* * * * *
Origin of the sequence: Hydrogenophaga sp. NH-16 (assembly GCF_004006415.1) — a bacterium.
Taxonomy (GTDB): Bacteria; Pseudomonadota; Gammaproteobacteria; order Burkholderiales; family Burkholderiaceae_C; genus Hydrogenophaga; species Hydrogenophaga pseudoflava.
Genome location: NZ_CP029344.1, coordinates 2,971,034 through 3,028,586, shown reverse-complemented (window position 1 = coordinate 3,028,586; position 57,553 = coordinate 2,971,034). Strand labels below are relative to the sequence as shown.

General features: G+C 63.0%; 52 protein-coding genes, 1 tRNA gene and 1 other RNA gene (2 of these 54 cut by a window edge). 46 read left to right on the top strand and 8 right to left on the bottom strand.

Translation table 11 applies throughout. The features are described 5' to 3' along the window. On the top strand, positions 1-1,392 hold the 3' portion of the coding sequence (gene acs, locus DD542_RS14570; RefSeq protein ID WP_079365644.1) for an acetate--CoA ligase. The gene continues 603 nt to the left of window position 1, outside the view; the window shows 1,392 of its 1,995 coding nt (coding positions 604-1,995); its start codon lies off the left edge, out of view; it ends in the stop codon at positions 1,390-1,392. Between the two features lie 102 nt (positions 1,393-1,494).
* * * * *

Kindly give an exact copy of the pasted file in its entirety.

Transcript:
Origin of the sequence: Hydrogenophaga sp. NH-16 (assembly GCF_004006415.1) — a bacterium.
Taxonomy (GTDB): Bacteria; Pseudomonadota; Gammaproteobacteria; order Burkholderiales; family Burkholderiaceae_C; genus Hydrogenophaga; species Hydrogenophaga pseudoflava.
Genome location: NZ_CP029344.1, coordinates 2,971,034 through 3,028,586, shown reverse-complemented (window position 1 = coordinate 3,028,586; position 57,553 = coordinate 2,971,034). Strand labels below are relative to the sequence as shown.

General features: G+C 63.0%; 52 protein-coding genes, 1 tRNA gene and 1 other RNA gene (2 of these 54 cut by a window edge). 46 read left to right on the top strand and 8 right to left on the bottom strand.

Translation table 11 applies throughout. The features are described 5' to 3' along the window. On the top strand, positions 1-1,392 hold the 3' portion of the coding sequence (gene acs, locus DD542_RS14570; RefSeq protein ID WP_079365644.1) for an acetate--CoA ligase. The gene continues 603 nt to the left of window position 1, outside the view; the window shows 1,392 of its 1,995 coding nt (coding positions 604-1,995); its start codon lies off the left edge, out of view; it ends in the stop codon at positions 1,390-1,392. Between the two features lie 102 nt (positions 1,393-1,494).